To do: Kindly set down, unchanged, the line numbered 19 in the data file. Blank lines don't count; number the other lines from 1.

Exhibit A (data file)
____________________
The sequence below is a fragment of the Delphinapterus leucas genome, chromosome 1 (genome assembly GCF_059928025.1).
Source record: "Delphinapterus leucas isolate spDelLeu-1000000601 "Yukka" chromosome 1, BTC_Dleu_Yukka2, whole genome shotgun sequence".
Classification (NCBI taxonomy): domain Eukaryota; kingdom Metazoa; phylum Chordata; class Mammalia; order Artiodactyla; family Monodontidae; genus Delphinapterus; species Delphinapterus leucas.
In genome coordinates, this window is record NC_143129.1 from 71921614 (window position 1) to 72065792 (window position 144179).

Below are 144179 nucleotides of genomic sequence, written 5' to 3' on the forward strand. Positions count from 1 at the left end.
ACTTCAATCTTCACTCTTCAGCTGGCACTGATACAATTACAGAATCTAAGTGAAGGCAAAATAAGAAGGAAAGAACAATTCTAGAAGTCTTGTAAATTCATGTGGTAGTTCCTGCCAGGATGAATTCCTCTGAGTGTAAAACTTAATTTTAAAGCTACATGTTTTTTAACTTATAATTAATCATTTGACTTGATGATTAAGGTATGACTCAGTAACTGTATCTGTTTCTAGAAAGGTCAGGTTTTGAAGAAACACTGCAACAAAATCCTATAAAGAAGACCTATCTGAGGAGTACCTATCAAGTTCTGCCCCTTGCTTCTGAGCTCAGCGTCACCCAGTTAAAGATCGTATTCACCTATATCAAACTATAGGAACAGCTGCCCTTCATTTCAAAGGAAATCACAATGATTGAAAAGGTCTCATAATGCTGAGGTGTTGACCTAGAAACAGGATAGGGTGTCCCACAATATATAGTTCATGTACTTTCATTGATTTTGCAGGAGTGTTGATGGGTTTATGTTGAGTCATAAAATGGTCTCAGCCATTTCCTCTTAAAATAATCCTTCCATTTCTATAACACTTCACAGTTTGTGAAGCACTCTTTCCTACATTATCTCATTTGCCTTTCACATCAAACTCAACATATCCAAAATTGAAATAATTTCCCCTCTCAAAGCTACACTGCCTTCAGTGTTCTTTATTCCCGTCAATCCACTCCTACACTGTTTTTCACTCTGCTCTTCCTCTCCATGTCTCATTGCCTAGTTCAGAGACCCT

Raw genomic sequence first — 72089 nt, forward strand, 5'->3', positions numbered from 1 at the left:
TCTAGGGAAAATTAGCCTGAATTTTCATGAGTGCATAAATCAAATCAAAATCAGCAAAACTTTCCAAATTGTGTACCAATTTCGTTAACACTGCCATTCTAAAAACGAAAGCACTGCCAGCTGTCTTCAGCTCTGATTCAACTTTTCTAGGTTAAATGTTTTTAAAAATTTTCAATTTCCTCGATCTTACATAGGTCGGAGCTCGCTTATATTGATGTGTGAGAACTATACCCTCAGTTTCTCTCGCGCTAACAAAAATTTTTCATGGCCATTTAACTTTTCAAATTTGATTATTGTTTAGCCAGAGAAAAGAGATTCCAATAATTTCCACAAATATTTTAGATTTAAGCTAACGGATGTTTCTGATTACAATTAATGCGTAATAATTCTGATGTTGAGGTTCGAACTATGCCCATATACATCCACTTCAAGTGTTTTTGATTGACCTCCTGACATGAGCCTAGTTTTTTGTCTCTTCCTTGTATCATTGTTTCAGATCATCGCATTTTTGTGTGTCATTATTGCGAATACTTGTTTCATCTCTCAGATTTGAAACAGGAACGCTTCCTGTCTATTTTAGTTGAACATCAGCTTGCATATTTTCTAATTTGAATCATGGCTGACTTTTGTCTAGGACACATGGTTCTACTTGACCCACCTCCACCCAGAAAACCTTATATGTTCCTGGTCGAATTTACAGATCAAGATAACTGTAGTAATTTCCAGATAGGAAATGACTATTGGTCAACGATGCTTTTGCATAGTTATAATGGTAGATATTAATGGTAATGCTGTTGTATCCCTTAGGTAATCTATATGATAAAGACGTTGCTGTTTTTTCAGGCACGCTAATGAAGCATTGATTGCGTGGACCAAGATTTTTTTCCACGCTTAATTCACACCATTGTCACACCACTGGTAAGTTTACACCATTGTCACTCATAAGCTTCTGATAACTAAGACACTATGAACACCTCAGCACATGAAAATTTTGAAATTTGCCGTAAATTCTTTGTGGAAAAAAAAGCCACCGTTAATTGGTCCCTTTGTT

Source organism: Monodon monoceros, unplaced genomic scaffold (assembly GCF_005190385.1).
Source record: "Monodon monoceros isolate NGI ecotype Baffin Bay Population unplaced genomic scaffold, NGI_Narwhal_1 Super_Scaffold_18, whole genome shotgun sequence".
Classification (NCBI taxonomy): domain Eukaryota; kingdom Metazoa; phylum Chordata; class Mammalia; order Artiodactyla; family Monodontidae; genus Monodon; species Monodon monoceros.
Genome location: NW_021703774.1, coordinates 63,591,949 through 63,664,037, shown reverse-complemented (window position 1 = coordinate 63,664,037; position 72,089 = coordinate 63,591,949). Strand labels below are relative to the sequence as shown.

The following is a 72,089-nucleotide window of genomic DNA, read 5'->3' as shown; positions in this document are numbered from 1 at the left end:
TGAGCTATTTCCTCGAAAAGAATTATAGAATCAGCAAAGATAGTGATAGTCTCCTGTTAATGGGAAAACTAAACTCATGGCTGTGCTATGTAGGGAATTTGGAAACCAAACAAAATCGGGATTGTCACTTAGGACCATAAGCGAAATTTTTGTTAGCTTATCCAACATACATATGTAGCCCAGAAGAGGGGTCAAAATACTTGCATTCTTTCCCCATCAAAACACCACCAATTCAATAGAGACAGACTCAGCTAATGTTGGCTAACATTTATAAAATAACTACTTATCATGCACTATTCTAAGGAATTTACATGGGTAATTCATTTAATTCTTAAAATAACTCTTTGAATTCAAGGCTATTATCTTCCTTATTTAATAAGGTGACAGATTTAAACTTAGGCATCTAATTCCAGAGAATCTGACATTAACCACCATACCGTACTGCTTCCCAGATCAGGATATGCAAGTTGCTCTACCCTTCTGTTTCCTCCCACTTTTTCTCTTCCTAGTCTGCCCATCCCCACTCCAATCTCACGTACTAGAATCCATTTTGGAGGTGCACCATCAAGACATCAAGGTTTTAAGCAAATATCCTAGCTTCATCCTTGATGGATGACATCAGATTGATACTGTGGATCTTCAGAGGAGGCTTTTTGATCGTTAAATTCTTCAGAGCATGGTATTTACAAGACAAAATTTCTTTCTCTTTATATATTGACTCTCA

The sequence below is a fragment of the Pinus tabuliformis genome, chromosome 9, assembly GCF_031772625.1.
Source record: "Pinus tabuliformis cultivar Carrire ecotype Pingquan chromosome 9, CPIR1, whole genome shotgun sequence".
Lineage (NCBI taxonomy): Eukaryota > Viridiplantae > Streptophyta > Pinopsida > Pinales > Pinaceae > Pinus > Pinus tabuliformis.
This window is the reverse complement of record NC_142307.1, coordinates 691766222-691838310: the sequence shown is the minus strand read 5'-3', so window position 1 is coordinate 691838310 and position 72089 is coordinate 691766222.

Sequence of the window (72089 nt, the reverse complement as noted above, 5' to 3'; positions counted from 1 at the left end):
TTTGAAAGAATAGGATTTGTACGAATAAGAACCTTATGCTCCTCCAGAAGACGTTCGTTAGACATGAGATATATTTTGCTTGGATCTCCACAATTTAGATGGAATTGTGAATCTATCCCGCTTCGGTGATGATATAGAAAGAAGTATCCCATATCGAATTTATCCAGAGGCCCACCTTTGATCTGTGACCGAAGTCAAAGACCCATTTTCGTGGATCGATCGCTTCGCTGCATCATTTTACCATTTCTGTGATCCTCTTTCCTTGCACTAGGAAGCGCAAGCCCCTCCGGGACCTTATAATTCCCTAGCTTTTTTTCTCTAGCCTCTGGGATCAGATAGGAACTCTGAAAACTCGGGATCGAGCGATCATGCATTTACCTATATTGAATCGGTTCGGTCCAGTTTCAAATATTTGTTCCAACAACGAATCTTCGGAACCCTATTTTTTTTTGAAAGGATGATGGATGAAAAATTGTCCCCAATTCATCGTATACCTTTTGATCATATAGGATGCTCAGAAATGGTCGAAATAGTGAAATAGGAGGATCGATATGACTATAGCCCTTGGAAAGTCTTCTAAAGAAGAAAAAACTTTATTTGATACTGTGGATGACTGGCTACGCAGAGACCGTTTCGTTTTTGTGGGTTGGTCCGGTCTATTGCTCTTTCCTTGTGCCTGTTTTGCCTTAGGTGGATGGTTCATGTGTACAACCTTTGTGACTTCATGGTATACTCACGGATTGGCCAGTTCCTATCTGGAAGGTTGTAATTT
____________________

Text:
Sequence of the window (72089 nt, the reverse complement as noted above, 5' to 3'; positions counted from 1 at the left end):